I read with real delight today the BBC news story about the Hebridean farmer who turned up a possible Viking anchor on the Isle of Skye. The farmer, Graeme Mackenzie, was out trying to clear the drain from a pasture he wanted to turn into a potato field, when, lo and behold, he came across what looked to be a 10-cm-long rusted iron spike. When Mr. Mackenzie went to pry it out, the piece of iron seemed to go on and on under the peat, and eventually he had himself a four-foot-long medieval anchor.
I have a great fondness for people who stumble upon important artifacts while out puttering around the garden or pasture, and who then report their treasure to the authorities. First of all, these accidental discoveries always open up the tantalizing possibility that any one of us could unearth something really crucial to archaeology while digging a new flower bed, say, or putting in a garage–especially if you live in the British Isles. Moreover, people who find these dirt-crusted marvels often say really wonderful things to reporters, quite off the cuff. Mr. Mackenzie, a former skipper, admitted with modest pride, for example, to having ” some knowledge on anchors.” He then went on to lay out his argument for the anchor being of Viking origin. ” The metalwork,” he said, ” is totally different from the modern anchors. It felt like a blacksmith had hammered it. On the internet I saw a picture of a Viking anchor and it looked exactly the same as mine.”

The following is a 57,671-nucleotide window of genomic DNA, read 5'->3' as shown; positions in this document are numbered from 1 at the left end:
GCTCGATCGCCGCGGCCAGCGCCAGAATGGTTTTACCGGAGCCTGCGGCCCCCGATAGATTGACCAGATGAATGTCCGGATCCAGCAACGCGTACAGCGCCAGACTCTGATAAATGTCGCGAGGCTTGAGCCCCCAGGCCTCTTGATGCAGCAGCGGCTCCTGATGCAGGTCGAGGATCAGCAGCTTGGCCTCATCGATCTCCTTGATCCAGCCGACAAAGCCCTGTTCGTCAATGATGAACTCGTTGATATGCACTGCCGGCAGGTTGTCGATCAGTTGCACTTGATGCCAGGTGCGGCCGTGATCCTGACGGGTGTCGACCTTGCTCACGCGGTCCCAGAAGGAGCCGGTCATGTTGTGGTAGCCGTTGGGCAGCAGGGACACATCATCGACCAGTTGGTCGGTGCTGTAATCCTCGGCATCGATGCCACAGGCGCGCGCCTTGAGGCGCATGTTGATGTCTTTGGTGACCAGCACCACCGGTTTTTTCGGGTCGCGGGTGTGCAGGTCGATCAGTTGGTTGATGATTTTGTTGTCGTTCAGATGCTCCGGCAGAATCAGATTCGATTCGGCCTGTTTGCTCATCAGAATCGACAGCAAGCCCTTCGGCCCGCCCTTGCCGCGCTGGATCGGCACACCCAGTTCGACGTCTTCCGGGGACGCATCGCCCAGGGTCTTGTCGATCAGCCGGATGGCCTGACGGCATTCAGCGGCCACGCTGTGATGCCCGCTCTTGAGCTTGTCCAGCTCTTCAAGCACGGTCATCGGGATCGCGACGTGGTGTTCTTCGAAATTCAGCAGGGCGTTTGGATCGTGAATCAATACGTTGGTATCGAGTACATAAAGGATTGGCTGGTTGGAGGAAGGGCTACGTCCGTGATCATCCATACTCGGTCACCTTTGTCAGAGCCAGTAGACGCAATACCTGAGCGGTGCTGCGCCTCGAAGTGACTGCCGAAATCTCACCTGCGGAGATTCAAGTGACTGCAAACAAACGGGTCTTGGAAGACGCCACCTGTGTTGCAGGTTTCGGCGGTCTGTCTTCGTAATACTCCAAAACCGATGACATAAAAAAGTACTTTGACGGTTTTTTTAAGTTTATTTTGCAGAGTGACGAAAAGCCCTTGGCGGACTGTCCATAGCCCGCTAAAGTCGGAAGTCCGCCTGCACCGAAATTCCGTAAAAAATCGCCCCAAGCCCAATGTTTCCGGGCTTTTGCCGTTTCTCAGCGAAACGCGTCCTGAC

Whether or not this will prove to be a Viking anchor, however, remains to be seen. Viking ship experts will want to take a very close look at the evidence before making any pronouncements. But a Viking find of this nature would be very important for the Isle of Skye. History tells us that the Norse were a major presence on this North Atlantic island from the 9th to the mid-13th century A.D. Indeed, there’s an absolutely fabulous line from a 13th century Norse saga, Heimskringla, about an ancient battle in Skye: “The hunger battle-birds were filled in Skye with blood of foemen killed.”
But for all the long Norse presence on Skye, rather few Norse artifacts have yet turned up. I sincerely hope, for the sake of all Norse historians and archaeologists and all the Hebrideans who take such pride in their Norse heritage, that Mr. Mackenzie is right about the Viking anchor.
By Heather Pringle